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Children and COVID-19 Research Library

UNICEF Innocenti's curated library of COVID-19 + Children research

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Impact of COVID-19 pandemic on quality of life for children and adolescents with food allergy

AUTHOR(S)
Gang Chen; Audrey DunnGalvin; Dianne E. Campbell

Published: June 2021   Journal: Clinical & Experimental Allergy

The 2019 novel coronavirus disease (COVID-19) outbreak has substantially impacted the daily lives of people. The isolation and quarantine measures may also have negatively impacted well-being in individuals with food allergy (FA), who may be more vulnerable in some areas than the general public. For example, food shortages and lock-down policies have required changes in food purchasing habits, potentially limiting food choices; furthermore, it is likely that COVID-19 prevented access to FA-related medical care. The difficulty of allergen avoidance and fear of accidental exposure affects health-related and FA-related quality of life (HRQL/FAQL). The exogenous shock of COVID-19 and resulting social isolation have imposed additional stressors. To date, there is limited published evidence on the impact of COVID-19 on HRQL/FAQL in this population. This study explored to what extent the COVID-19 pandemic influenced the subjective well-being of children and adolescents with FA in Australia.

Effects of the coronavirus disease 2019 pandemic and the policy response on childhood obesity risk factors: gender and sex differences and recommendations for research

AUTHOR(S)
Veronika Knebusch; Julianne Williams; Isabel Yordi Aguirre (et al.)

Published: June 2021   Journal: Obesity Reviews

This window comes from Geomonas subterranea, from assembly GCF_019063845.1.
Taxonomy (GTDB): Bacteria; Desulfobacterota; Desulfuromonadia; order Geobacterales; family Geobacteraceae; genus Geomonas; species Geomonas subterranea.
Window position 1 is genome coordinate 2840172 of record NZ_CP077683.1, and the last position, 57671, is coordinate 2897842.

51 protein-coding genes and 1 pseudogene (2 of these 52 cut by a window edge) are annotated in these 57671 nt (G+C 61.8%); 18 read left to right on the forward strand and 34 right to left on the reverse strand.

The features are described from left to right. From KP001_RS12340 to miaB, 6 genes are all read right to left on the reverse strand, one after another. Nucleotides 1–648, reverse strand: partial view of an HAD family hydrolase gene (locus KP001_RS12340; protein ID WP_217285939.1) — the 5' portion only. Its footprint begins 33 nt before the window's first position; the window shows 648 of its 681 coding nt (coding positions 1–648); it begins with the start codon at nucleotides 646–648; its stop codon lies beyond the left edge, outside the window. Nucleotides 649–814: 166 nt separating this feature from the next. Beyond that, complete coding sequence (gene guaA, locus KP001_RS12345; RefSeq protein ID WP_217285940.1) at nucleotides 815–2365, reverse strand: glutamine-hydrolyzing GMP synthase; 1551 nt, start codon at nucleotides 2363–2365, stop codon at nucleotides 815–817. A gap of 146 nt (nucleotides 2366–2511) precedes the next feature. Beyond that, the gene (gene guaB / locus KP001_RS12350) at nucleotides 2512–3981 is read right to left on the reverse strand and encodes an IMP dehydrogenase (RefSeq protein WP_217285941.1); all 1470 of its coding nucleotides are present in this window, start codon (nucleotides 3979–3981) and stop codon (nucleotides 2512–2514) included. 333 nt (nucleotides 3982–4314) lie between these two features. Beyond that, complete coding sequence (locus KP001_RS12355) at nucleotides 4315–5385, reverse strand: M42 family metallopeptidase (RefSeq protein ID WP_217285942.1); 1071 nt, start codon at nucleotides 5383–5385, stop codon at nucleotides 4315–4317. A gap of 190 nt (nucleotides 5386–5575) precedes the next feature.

Childhood obesity is a public health concern globally, with generally higher prevalence rates in boys compared to girls. Although biological sex is an important determinant, gender roles and norms influence the exposure and vulnerability to risk factors for noncommunicable diseases. Norms and roles might be reinforced or change due to coronavirus disease 2019 (COVID-19) related measures as well as the exposure to risk factors for childhood obesity. COVID-19 related changes, such as home confinement, influence a child's risk of obesity. Using Dahlgren and Whitehead's model of the main determinants of health, this paper aims to provide a roadmap for future research on sex, gender, and childhood obesity during the time of COVID-19. It examines how COVID-19 has led to important changes in children's general socioeconomic, cultural, and environmental conditions, social and community networks, and individual lifestyle factors and how these may affect a child's risk for obesity. It focuses on the influence of gender and sex and outlines key considerations and indicators to examine in future studies concerned with promoting health and gender equity and equality.
Moving online: young people and parents’ experiences of adolescent eating disorder day programme treatment during the COVID-19 pandemic

AUTHOR(S)
Phillipa Louise Brothwood; Julian Baudinet; Catherine S. Stewart (et al.)

Published: May 2021   Journal: Journal of Eating Disorders

This study examined the experiences of young people and their parents who attended an intensive day treatment programme for eating disorders online during the global COVID-19 pandemic. Online questionnaires were completed by 14 adolescents (12–18 years) and their parents (n = 19). The questionnaires included a mixture of rating questions (Likert scale) and free text responses. Free text responses were analysed using reflexive thematic analysis.

Levels and trends in child malnutrition : UNICEF, WHO, World Bank Group Joint Child Malnutrition Estimates : key findings of the 2021 edition
Institution: *UNICEF, World Health Organization, The World Bank
Published: May 2021
The UNICEF, WHO and the World Bank inter-agency team update the joint global and regional estimates of malnutrition among children under 5 years of age each year. These estimates of prevalence and numbers affected for child stunting, overweight, wasting and severe wasting are derived for the global population as well as by regional groupings of United Nations (UN) regions and sub-regions, Sustainable Development Goals (SDG), UNICEF, WHO and World Bank regions, as well as World Bank country-income group classifications.
Impact of COVID-19 on child malnutrition, obesity in women and household food insecurity in underserved urban settlements in Sri Lanka: a prospective follow-up study

AUTHOR(S)
Renuka Jayatissa; Himali P . Herath; Amila G. Perera (et al.)

Published: April 2021   Journal: Public Health Nutrition